Hebrews 12-12-15 Therefore strengthen the hands which hang down, and the feeble knees, and make straight paths for your feet, so that what is lame may not be dislocated, but rather be healed. Pursue peace. [Drive toward it! Run after it! Charge!] with all people, and holiness, without which no one will see the Lord: looking carefully lest anyone fall short of the grace of God; lest any root of bitterness springing up cause trouble, and by this many become defiled.
In this brief section of verses, Paul is urging these people "like there is no tomorrow." Maybe he felt the imminence of his own death, and that added an edge to these things. I do not know, but his concern for the brethren was such that he wanted them to be of the same mind that he was, being urgent about making the best use of time.
The word "lift" in verse 12 means "to strengthen." With it is the word "hand," which is built in—an instrument of labor. "Strengthen your hand so that you can work" is one of the inferences which can come from that. Paul is actually urging us to exercise them back into good spiritual health.
Why tell people that if the game, brethren, is almost over? Well, Paul did not look at it as though the game was over, even though in II Timothy he stated there that there was a crown set aside for him. He felt confident that he was going to be in the Kingdom of God, but he did not let up. He just kept pressing on, and he kept urging his brethren to press on, because he loved them too. You can be sure that he had the feelings just like everybody else of wanting to sit down and take it easy. I am sure he had times like that when he relaxed for awhile, but he got right back up again, and on he went.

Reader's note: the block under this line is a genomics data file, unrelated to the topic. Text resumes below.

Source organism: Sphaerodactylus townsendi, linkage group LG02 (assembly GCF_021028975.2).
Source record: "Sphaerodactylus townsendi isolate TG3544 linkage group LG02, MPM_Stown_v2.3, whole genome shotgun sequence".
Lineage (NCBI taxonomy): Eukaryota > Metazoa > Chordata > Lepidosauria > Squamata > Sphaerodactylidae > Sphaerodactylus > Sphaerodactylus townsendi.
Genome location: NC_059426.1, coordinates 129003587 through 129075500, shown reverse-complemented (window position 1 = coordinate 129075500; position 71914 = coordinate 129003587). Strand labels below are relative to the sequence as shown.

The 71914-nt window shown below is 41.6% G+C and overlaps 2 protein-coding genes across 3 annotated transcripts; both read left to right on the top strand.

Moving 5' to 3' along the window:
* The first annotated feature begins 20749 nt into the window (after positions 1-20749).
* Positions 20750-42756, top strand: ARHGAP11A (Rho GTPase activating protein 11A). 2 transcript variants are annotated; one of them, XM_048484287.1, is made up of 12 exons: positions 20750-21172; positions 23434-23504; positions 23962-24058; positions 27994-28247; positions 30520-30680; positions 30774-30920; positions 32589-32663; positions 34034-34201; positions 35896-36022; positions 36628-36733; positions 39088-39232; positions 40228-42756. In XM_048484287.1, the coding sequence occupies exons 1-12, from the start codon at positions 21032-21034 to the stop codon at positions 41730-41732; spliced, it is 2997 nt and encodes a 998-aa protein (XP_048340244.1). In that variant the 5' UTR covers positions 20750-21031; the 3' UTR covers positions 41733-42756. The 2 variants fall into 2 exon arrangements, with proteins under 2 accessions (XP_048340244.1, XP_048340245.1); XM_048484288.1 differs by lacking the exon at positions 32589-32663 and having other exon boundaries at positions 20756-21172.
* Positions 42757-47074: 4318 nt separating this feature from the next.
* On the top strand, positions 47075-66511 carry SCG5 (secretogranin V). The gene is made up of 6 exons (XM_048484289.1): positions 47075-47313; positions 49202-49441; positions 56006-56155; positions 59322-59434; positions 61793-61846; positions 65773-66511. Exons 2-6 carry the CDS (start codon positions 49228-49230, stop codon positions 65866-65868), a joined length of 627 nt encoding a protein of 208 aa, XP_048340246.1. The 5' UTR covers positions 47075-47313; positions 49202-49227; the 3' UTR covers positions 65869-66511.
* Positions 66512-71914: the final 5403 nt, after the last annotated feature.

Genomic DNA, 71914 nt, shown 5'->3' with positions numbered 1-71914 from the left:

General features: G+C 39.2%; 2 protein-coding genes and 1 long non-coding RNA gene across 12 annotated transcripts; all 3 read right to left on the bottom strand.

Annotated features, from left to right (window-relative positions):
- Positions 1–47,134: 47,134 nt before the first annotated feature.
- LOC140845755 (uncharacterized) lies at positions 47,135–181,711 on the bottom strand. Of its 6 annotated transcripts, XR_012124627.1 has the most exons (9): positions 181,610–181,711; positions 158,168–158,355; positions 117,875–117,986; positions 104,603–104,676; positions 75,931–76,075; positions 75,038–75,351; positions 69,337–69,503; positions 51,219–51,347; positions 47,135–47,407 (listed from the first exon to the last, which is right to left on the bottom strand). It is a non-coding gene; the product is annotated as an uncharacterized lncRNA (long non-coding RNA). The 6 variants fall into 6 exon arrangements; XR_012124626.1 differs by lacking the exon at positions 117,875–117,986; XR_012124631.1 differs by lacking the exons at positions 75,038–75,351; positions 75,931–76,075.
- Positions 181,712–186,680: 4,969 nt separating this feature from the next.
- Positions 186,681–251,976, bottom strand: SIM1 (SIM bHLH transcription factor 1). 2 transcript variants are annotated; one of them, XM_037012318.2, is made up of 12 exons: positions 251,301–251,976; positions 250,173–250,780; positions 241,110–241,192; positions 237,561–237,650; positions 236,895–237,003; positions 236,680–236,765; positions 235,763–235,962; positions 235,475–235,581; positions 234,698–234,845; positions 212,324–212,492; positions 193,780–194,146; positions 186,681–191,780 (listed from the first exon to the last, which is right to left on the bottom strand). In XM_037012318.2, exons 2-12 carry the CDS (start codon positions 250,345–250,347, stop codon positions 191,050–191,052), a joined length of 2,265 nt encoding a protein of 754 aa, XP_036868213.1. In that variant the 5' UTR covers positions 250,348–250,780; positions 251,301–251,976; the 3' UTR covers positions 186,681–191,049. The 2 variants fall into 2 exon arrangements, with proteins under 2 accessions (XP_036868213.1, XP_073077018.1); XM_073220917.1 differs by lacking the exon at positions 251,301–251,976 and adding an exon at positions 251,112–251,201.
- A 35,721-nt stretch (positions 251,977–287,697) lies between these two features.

It is estimated that the Apostle Paul was maybe in his mid 60s when he was martyred, and he called himself "Paul, the aged." He really was not that old, but I think I can guarantee you that he was worn out from the exertions of giving himself to the One who owned him. That is how real Christ was to him, and that is the way he felt about himself in relation to that One who owned him, that he owed Him because everything that Christ was to him was the only thing in life that was valuable. We will get into that in just a bit.
In verse 13 he is urging us not to allow ourselves to get sidetracked. In verse 14, the term "follow" in the King James means "strive to gain," or better yet, "make every effort to make peace." Let us bring in that parable of Matthew 24:45-51 again, where it says the unfaithful servants smite their fellow servants. Paul says, "Make peace." Do not let that get away from us.